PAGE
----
Recently a politician, federal labor MP Michael Danby, wrote an attack on what he described as "antisemitism" on Australian websites, in particular and Crikey. (He also singled out two of our contributors — Antony Loewenstein and Michael Brull — for special criticism, and you can read their reply here.)

In his argument, Danby made extensive use of a "special report" by an organisation called the B’nai B’rith "Anti-Defamation Commission" (ADC).

In April we received a letter from Tony Levy, chairman of the ADC, accusing of displaying prejudice and imbalance in our coverage of the Israel/Palestine conflict. (You can read their letter to us and our response here). The charges were based on a "special report" done by an ex-editor of the Australian Jewish News, Deborah Stone, who we believe is employed as their research director.

The report, which was sent to the ADC’s members last week and is available here looks at 18 articles published by over a three-month period at the beginning of the year.

There are two strands to the ADC’s charges. Firstly, they target the comments on the articles. We acknowledge that, like other news and analysis outlets publishing on this issue, our site has attracted comments from a handful of extremists. These people have expressed views ranging from virulent anti-Israeli sentiment to anti-Palestinian slurs — views which we in no way endorse. However, rather than being a symptom of the tone of our coverage, as Stone claims, their presence is a result of us giving coverage to a highly charged, antagonistic and difficult debate.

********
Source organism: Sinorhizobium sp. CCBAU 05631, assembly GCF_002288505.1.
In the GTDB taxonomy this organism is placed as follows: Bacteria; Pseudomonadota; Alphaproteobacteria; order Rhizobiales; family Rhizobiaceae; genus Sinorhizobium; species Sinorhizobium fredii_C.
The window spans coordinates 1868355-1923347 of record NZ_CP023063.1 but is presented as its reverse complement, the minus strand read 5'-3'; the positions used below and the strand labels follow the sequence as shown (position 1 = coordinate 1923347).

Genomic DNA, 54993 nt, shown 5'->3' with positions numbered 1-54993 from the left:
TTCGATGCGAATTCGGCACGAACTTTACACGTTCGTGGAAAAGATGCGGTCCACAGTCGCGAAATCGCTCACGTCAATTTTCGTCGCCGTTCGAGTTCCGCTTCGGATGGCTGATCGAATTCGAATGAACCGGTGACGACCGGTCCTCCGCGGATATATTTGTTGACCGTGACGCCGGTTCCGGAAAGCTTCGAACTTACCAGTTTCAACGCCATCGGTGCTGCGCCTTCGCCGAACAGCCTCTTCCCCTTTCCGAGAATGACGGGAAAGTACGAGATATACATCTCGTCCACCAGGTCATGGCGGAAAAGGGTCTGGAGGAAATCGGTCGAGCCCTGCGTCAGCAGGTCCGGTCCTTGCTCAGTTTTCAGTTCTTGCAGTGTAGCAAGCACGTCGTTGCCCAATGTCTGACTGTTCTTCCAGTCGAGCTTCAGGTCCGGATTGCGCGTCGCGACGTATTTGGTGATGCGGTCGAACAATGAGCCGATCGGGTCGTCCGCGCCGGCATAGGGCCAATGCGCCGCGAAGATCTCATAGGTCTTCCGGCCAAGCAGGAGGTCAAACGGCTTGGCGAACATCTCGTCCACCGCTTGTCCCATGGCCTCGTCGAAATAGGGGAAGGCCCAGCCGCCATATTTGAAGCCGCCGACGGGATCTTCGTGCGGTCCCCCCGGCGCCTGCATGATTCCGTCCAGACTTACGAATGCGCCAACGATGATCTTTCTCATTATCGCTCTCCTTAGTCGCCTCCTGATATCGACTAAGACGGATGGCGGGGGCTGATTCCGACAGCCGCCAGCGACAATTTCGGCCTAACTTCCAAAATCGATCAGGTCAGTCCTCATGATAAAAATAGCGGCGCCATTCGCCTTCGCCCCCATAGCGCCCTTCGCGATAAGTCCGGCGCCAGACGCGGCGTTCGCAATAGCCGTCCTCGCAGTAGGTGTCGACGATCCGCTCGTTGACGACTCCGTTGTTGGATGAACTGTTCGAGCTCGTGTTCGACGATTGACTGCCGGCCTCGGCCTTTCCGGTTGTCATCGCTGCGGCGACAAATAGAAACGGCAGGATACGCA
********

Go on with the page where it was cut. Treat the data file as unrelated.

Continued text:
The ADC’s second charge concerns the articles we publish, however, and it requires a more considered rebuttal. They allege that the coverage of Israel/Palestine issues on is "unbalanced and disproportional" and unduly represents Israel as an oppressor — and it is worth noting here that the period they have chosen to focus on is the period in which the Israeli Government was bombing Gaza.

In the report, Stone defines three "narratives" that articles on Israel/Palestine can fit into. The first is the "Palestinian narrative". This narrative "characterises Israel as an oppressor", while "the Palestinians are victims of occupation/apartheid/racism and/or heroes of resistance. Israeli victims or security concerns are not acknowledged".